By Patrick Anderson, Published: June 5
I confess to a perverse love of a subgenre I call redneck noir. Redneck noir, like all noir, offers a maximum of violence and a minimum of sentimentality, but it has the additional blessing of being acted out in the darkest recesses of the not-always-sunny South by people who prove themselves to be more dangerously disturbed than citizens of other, more tranquil regions.
Redneck noir has illustrious roots in Southern literature. One of its most sublime moments comes at the end of Flannery O’Connor’s great story “A Good Man Is Hard to Find,” when the maniac known as the Misfit, after killing a silly old woman, reflects, “She would of been a good woman if it had been somebody there to shoot her every minute of her life.”
Elsewhere, William Faulkner gave us the backwoods sadist Popeye and the upwardly mobile white-trash clan of Snopeses; Erskine Caldwell embraced redneck noir in novels such as “God’s Little Acre”; and John D. MacDonald often set Travis McGee in conflict with narrow-eyed, big-bellied Southern psychopaths with names like Billy Bob and Bubba.
Ace Atkins’s “The Ranger” is a fine example of the subgenre. Atkins, who lives on a farm outside Oxford, Miss., has written eight previous novels, all or most set in the South, but this one begins a new series about an Army ranger named Quinn Colson. The novel’s plot is unoriginal. Colson, a tough survivor of the wars in Iraq and Afghanistan, returns to his home town for the funeral of his uncle, the local sheriff, who is said to have killed himself. He learns that his uncle might have been murdered and sets out to find the truth. Along the way, he must deal with various family problems — including a sister who has become a lap dancer — as well as with his high school sweetheart, who has married one of his best friends. A pregnant girl of 16 with a six-shooter in her backpack also complicates his life.
We’ve passed this way before, but what brings the story roaring to life is that it takes place in northern Mississippi, up near Memphis, in a fictional Tibbehah County that is populated by some of the most ignorant, mean-spirited, violent and generally deranged human beings who ever walked the Earth. We’re given a close look at a gang that is pumping methamphetamine into the county. At the bottom level are zonked-out teenage followers of a psychopath called Gowrie, who is preparing them for a Holy War of some sort. Above them in the food chain is Johnny Stagg, a latter-day Snopes who’s getting rich off meth and truck-stop prostitution and naturally has political ambitions. Farther up the line, in Memphis, are mobsters no one wants to think about.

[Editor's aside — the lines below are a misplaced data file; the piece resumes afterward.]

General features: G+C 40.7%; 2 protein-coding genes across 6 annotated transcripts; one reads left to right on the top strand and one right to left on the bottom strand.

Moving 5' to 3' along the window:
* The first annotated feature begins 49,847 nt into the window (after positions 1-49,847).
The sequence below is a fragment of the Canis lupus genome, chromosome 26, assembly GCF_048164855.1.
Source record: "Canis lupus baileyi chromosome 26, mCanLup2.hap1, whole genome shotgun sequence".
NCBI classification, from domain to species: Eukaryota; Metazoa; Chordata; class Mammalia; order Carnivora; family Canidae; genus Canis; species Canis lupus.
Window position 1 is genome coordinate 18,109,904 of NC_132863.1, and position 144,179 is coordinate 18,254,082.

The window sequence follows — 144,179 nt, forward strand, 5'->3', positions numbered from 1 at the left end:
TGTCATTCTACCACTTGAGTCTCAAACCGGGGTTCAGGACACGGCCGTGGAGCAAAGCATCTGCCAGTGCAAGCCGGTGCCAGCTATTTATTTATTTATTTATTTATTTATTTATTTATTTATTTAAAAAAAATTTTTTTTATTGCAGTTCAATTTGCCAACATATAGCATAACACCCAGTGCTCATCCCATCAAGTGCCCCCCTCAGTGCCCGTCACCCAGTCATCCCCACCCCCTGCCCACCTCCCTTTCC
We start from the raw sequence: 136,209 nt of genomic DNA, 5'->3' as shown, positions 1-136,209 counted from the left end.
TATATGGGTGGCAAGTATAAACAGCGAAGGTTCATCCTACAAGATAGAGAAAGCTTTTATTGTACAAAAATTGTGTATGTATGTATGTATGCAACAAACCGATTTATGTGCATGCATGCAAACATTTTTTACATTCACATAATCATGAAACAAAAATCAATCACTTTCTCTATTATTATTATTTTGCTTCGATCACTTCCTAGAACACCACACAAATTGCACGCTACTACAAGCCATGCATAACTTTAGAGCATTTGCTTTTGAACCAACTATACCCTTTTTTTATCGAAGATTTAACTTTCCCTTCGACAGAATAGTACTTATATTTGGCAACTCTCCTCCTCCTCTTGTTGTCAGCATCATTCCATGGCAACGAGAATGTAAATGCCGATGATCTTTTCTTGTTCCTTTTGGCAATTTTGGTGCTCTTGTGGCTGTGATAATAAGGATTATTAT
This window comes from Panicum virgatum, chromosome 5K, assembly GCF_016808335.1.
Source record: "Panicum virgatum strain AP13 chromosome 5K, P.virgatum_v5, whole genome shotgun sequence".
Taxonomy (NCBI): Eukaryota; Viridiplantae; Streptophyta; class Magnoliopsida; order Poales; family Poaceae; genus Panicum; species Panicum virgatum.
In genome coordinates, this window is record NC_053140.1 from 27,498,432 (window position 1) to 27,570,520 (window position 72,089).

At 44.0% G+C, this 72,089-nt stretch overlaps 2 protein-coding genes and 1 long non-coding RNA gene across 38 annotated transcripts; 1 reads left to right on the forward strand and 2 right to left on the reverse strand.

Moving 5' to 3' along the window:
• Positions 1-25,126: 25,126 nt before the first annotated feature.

Our ranger’s quest for justice is punctuated by choice moments of Southern-fried noir. A crazed evangelist vowed to save the life of a rich man with cancer: “Even when the man died, the preacher didn’t give up, refusing to let folks take the body from the church, letting the man lay there for nearly a week, telling everyone that he could raise [him] from the dead.” A senile gangster, during a gun battle in a convenience store, “found a spot up by the cash register, where he thumbed through porno mags and drank a beer, every so often giving a low whistle and saying, ‘Hot dang.’ ” Atkins has an unerring sense of the rural underworld of trailer parks, truck stops and meth labs.
Perhaps the reader must be a son or daughter of Dixie to fully appreciate Atkins’s dark vision. O’Connor used to say that she didn’t write about grotesques, just people she knew. In any event, “The Ranger” is a joy ride into the heart of darkness. Its plot may sound a bit likeLee Child’s Jack Reacher novels — ex-military killing machine takes on local toughs — but the Reacher series increasingly strikes me as expertly crafted comic books, whereas Atkins does more with characters and a sense of place. If anything, “The Ranger” recalls the hard-edged crime novels of Greg Iles, although Iles’s books are set in the more sophisticated (these things are relative) world of Mississippi’s Gulf Coast. Neither Atkins nor Iles writes pretty or uplifting stories, but their books ring true, at least if you’re not looking for magnolias and moonlight.
Anderson regularly reviews mysteries and thrillers for The Post.